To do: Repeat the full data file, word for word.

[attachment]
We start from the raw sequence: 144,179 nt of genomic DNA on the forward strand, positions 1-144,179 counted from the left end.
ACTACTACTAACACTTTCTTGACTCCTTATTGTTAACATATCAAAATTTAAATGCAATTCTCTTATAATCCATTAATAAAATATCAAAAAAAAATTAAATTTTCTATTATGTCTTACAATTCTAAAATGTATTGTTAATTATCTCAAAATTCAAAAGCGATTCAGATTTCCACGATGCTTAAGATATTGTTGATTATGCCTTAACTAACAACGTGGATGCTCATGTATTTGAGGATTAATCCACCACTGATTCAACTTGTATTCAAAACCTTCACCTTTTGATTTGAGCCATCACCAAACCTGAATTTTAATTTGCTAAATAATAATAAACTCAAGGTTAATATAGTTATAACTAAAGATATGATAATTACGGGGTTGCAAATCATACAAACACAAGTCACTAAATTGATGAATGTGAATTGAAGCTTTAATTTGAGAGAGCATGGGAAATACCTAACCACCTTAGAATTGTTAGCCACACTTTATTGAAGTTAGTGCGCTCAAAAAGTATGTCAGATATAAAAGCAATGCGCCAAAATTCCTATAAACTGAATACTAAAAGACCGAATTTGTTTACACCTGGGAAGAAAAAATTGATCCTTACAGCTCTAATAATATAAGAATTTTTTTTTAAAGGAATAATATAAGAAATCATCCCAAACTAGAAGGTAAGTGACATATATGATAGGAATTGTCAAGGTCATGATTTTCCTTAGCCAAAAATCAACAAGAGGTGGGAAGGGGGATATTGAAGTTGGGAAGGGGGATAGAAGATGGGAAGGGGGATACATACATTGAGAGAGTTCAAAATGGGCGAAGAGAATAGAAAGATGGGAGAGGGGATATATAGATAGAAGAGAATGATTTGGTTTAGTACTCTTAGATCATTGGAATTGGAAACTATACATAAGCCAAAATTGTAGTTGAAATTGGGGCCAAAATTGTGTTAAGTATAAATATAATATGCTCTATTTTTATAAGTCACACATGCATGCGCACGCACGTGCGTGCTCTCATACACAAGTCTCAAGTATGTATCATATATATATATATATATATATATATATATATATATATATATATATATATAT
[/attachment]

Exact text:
We start from the raw sequence: 144,179 nt of genomic DNA on the forward strand, positions 1-144,179 counted from the left end.
ACTACTACTAACACTTTCTTGACTCCTTATTGTTAACATATCAAAATTTAAATGCAATTCTCTTATAATCCATTAATAAAATATCAAAAAAAAATTAAATTTTCTATTATGTCTTACAATTCTAAAATGTATTGTTAATTATCTCAAAATTCAAAAGCGATTCAGATTTCCACGATGCTTAAGATATTGTTGATTATGCCTTAACTAACAACGTGGATGCTCATGTATTTGAGGATTAATCCACCACTGATTCAACTTGTATTCAAAACCTTCACCTTTTGATTTGAGCCATCACCAAACCTGAATTTTAATTTGCTAAATAATAATAAACTCAAGGTTAATATAGTTATAACTAAAGATATGATAATTACGGGGTTGCAAATCATACAAACACAAGTCACTAAATTGATGAATGTGAATTGAAGCTTTAATTTGAGAGAGCATGGGAAATACCTAACCACCTTAGAATTGTTAGCCACACTTTATTGAAGTTAGTGCGCTCAAAAAGTATGTCAGATATAAAAGCAATGCGCCAAAATTCCTATAAACTGAATACTAAAAGACCGAATTTGTTTACACCTGGGAAGAAAAAATTGATCCTTACAGCTCTAATAATATAAGAATTTTTTTTTAAAGGAATAATATAAGAAATCATCCCAAACTAGAAGGTAAGTGACATATATGATAGGAATTGTCAAGGTCATGATTTTCCTTAGCCAAAAATCAACAAGAGGTGGGAAGGGGGATATTGAAGTTGGGAAGGGGGATAGAAGATGGGAAGGGGGATACATACATTGAGAGAGTTCAAAATGGGCGAAGAGAATAGAAAGATGGGAGAGGGGATATATAGATAGAAGAGAATGATTTGGTTTAGTACTCTTAGATCATTGGAATTGGAAACTATACATAAGCCAAAATTGTAGTTGAAATTGGGGCCAAAATTGTGTTAAGTATAAATATAATATGCTCTATTTTTATAAGTCACACATGCATGCGCACGCACGTGCGTGCTCTCATACACAAGTCTCAAGTATGTATCATATATATATATATATATATATATATATATATATATATATATATATATATAT